It’s not uncommon for a handheld system to undergo a redesign or two during its lifespan. Even the original Game Boy saw itself slim down with the release of the Game Boy Pocket in 1996. In more recent years the Game Boy Advance saw roughly 4,572 redesigns, the Nintendo DS couldn’t stop evolving, and the 3DS got a much-needed XL upgrade a year after its release. Today, with updated cell phone models being released seemingly every twenty-seven seconds, it’s no surprise that Nintendo revamps its handhelds every couple of years.
It was a surprise, however, when Nintendo bombshelled us with the 2DS.
The two obvious first-takes are the radical overhaul of the system’s design and the abandonment of its original selling point: screen-hopping visuals. 3DS is eschewing its upper-screen identity and essentially becoming a more powerful DS. Since the 3D feature affects aesthetics moreso than gameplay, it’s not a colossal loss. In fact, I’ve seen shiploads of gamers complain on message boards about the 3D, saying it either a) gave them headaches, b) didn’t work for their eyes, or c) made the games look worse. I personally loved the 3D effects in Fire Emblem: Awakening. They gave the upper screen a surreal quality, like staring into a pool that could splash to life during battles and cutscenes. On the other hand, with Luigi’s Mansion: Dark Moon, the game looks grainy around the edges in 3D. Nonetheless, I played the game in 3D for the most part–if I have it, I’m using it.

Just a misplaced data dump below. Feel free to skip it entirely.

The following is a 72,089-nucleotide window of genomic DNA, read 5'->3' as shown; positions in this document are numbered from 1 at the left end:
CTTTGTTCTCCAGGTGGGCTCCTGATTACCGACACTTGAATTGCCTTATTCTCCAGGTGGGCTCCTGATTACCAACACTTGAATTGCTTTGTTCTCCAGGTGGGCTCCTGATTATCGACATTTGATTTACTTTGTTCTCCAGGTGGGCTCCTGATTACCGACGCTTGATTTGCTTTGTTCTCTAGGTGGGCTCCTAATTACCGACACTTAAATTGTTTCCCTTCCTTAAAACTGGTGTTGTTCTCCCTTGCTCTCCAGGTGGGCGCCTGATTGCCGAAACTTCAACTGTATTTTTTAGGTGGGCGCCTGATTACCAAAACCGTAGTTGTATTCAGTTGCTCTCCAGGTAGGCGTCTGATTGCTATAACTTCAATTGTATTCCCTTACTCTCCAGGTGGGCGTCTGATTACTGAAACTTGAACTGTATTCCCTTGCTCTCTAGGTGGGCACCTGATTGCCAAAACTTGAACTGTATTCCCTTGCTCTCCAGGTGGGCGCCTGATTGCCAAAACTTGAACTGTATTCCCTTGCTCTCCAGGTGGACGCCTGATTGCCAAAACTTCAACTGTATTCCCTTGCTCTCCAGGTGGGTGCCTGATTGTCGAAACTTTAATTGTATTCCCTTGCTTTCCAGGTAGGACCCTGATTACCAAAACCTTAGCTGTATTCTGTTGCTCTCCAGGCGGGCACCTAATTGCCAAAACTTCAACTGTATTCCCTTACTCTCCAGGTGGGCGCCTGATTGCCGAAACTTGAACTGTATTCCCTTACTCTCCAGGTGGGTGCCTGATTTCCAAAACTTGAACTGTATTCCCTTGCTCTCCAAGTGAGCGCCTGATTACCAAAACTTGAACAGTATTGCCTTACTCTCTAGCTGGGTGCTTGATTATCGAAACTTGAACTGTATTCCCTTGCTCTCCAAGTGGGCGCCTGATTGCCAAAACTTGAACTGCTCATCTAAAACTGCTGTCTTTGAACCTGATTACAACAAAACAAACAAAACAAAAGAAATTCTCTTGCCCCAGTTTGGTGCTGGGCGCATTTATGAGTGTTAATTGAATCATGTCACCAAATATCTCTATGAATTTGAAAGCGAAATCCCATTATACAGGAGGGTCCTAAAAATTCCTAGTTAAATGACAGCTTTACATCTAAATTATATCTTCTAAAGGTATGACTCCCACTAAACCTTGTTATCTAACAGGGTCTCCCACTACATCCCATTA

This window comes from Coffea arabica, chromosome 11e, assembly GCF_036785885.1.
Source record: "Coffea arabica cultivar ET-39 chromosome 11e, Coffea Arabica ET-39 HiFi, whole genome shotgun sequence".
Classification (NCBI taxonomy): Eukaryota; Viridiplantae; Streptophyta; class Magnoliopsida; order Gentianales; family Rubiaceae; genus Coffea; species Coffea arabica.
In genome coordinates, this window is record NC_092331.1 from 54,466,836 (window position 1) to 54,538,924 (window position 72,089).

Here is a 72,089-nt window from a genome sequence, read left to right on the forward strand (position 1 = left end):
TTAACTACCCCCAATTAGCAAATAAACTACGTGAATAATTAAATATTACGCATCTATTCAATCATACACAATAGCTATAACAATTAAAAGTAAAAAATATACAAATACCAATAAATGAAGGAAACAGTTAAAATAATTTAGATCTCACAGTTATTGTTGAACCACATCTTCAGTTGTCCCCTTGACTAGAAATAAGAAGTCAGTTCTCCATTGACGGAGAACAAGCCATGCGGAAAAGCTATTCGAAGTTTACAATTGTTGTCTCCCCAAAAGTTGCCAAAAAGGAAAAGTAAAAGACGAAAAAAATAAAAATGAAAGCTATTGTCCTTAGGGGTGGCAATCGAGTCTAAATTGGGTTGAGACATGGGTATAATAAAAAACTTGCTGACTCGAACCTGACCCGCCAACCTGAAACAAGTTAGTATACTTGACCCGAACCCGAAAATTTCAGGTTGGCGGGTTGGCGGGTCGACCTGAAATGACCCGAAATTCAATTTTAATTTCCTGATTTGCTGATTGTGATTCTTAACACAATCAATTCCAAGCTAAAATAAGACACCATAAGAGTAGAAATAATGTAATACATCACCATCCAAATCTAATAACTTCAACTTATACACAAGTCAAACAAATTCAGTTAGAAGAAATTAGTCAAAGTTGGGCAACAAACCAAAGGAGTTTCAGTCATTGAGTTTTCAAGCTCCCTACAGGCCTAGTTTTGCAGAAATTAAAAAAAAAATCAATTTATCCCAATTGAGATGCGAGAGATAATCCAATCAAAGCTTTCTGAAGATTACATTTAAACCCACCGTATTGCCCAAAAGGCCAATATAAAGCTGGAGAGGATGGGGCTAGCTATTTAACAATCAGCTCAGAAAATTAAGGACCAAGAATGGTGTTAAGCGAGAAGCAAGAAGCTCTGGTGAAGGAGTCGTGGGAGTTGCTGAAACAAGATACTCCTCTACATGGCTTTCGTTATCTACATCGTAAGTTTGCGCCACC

Aside from the wonky design and the lack of 3D, I love newly introduced 2DS. The lower price tag is always a plus, but what wins me over is how comfortable it looks compared to the 3DS and 3DS XL. Now that the system no longer consists of two halves connected by a hinge, your hands can stretch out a bit and comfortably bear the weight of the system. The current 3DS XL transforms my hands into gnarled claws after 30 minutes of play. And that’s if I play a game that requires the analog stick. If I use the D-pad, I usually have to be hospitalized after my play session.
The positives aside, I don’t like the message Nintendo is sending with the 2DS. The name itself connotes a step backward, and dropping the 3D effects could signal a phasing out of 3D gaming on handhelds. I wonder if developers will even bother adding creative 3D cutscenes if the 2DS smashes the sales column. Now, as I mentioned earlier, the 3D effects exist for aesthetic purposes, but that doesn’t mean they can’t affect gameplay. For instance, take Gamecube’s survival horror hit Eternal Darkness, a game that utilized various screen and noise effects to trick gamers into thinking they were going insane. What’s to say a 3DS developer can’t use 3D effects to spook gamers in a similar way? What’s to say that 3D gaming’s potential isn’t waiting to be tapped?